Well, *that* was a day! I woke up this morning listening to see if the typhoon had struck. (Our hotel room had many merits, but a view wasn’t one of them; so, looking out the window wasn’t a weather-checking option.) I decided to make myself a cup of coffee, pack up, and then head outside to look. Before I could execute step three, one of our travelling companions knocked on the door to tell us about a hitch in our day’s plans. “All of the boats off the island have been canceled because of the typhoon,” she reported, “but we might want to get the Kid [now our usual translator] to talk to them.” We did. And yes, all boats – the only way off the island – had been canceled. Just to be sure, we phoned a Chinese colleague so that she could speak to the front desk. Same story. We made hasty arrangements to cover our Monday classes and rebooked our rooms for another night. Although the boats were canceled, the weather was fine – windy, but warm and rainless, with a blue sky and radiant sun overhead. I reflected that being stranded in good weather on a tropical island has never numbered among my worst nightmares.

Hungry, we headed toward the dock to buy breakfast – the local doughnuts, and Guanyin pastry (flat bread filled with vegetables, in this case seaweed, a Putuoshan specialty and often eaten by pilgrims to the island). Breakfast in hand, we decided to walk to the ferry station to see what time the first Monday ferry would depart. When we arrived, we saw many travellers with heaps of luggage waiting to depart. Why were they at the dock? Didn’t they know the boats were canceled? At first, we thought they were just planning on spending the night at the ferry station to avoid paying for another night’s hotel and to get an early start the next day. But, inside the building, there were long line-ups of people who seemed ready to embark. A quick conversation with a staffer with smatterings of English informed us that the previously canceled boats had been uncanceled when the typhoon failed to hit the area as hard as feared.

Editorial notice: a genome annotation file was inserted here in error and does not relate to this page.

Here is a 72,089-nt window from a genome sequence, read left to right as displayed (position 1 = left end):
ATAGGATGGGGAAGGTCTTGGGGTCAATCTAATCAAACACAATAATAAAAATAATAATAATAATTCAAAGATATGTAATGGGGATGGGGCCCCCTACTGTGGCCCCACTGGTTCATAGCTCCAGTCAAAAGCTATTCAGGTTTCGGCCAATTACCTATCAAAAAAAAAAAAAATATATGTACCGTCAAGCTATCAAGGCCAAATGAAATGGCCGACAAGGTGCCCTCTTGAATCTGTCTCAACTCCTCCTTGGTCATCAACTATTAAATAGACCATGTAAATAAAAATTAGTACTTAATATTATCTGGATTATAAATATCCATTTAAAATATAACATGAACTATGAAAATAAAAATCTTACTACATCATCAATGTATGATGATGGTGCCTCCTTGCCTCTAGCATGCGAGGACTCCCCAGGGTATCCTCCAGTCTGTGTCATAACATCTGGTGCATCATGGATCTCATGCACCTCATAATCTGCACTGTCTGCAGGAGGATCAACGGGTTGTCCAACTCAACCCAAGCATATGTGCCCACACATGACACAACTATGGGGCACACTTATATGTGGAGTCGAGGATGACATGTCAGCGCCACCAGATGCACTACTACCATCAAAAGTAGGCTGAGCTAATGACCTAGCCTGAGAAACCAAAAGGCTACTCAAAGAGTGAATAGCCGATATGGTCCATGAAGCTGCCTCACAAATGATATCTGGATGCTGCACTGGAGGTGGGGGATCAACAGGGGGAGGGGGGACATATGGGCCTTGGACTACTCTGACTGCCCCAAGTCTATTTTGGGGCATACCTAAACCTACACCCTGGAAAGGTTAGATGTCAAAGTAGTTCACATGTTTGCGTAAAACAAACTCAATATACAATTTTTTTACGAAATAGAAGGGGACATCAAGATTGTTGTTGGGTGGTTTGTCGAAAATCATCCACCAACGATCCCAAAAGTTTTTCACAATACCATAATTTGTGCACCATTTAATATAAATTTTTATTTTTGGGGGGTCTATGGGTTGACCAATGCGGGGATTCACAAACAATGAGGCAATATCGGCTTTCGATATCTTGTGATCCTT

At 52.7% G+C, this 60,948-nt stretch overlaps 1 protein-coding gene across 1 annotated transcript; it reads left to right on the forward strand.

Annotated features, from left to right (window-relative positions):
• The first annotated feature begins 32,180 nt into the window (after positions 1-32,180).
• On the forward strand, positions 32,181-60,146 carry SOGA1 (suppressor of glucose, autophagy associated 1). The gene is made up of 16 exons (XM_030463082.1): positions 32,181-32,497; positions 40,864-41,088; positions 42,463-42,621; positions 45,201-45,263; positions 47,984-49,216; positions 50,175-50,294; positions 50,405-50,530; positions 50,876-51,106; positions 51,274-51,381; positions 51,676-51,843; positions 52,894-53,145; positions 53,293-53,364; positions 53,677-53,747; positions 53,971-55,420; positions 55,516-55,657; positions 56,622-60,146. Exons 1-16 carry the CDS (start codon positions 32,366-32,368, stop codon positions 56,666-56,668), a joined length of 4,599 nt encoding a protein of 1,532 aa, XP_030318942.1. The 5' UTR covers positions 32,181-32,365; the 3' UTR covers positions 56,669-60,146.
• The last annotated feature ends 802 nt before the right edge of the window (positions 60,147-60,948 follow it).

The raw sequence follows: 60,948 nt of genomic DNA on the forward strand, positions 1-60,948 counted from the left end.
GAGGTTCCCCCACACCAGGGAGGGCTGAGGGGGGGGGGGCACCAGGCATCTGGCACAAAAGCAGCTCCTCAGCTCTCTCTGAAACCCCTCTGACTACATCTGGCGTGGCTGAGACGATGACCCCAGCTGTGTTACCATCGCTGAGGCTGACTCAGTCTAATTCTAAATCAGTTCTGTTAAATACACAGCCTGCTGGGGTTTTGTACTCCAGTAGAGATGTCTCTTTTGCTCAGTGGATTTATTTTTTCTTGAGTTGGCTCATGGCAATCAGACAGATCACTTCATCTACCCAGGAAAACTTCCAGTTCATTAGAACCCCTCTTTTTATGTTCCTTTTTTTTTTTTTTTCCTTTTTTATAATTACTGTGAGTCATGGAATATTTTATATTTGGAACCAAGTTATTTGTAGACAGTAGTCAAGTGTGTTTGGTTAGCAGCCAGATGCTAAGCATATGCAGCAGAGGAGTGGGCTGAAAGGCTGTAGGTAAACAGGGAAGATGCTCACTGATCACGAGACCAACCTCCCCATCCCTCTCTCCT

By this time, we were hours later than our intended departure time. We had originally planned to take an early boat from the island and spend a few hours in Ningbo in time for our 5:24 train to Nanjing. It was no longer clear that we’d be able to make a 5:24 train. Would we be able to unbook our extra night at the Putuoshan hotel? Would we make it to the train on time? We worked out that if everything went seamlessly it would take four or 4.5 hours to get to the train station. Once there, we’d have to find our platform and go through security. And, it was already after noon. …and nothing ever goes seamlessly in China.

Cab and I were much inclined to stay on the island an extra day as planned and leave on the first Monday boat rather than spend the day racing around in the heat among other travelers displaced by the typhoon only to be stuck overnight somewhere between Putuoshan and Nanjing, as seemed most likely. But Alice – possibly because she is the only pre-tenure one among us and feels a tad less professional entitlement than we do – was anxious about missing her classes and encouraged us to venture home. So, we did.

And then, astonishingly, almost everything went smoothly. We got a refund from the hotel and smoothly checked out. At the ferry station, we tried to buy tickets for the port we’d come from. No, they told us, that one’s not running today. After 15 minutes of fractured cross-linguistic discussion, we purchased passage on another boat that seemed, from what we could tell, to be heading in the same general direction. And, it was a faster, more comfortable boat than the one we’d arrived on. From there, we found a different shuttle bus route than the one we’d arrived on, but it seemed to be going in the right general direction. And, it was cheaper and more comfortable than the one we’d taken on Friday. From there, it was an easy matter to buy the next set of tickets. And so on. At each step, even when we had to deviate from our previous route, things worked out swimmingly. And every time we showed up anywhere with a ticket, the mode of conveyance had room for us and was just about to depart. One walk, one boat, two buses, one cab, one bullet train, one subway and tons of good luck and helpful people later, we were back in Nanjing, refuelling with dumplings and cold beer. Over the whole trip, we never encountered a drop of rain or made a single disastrous misstep.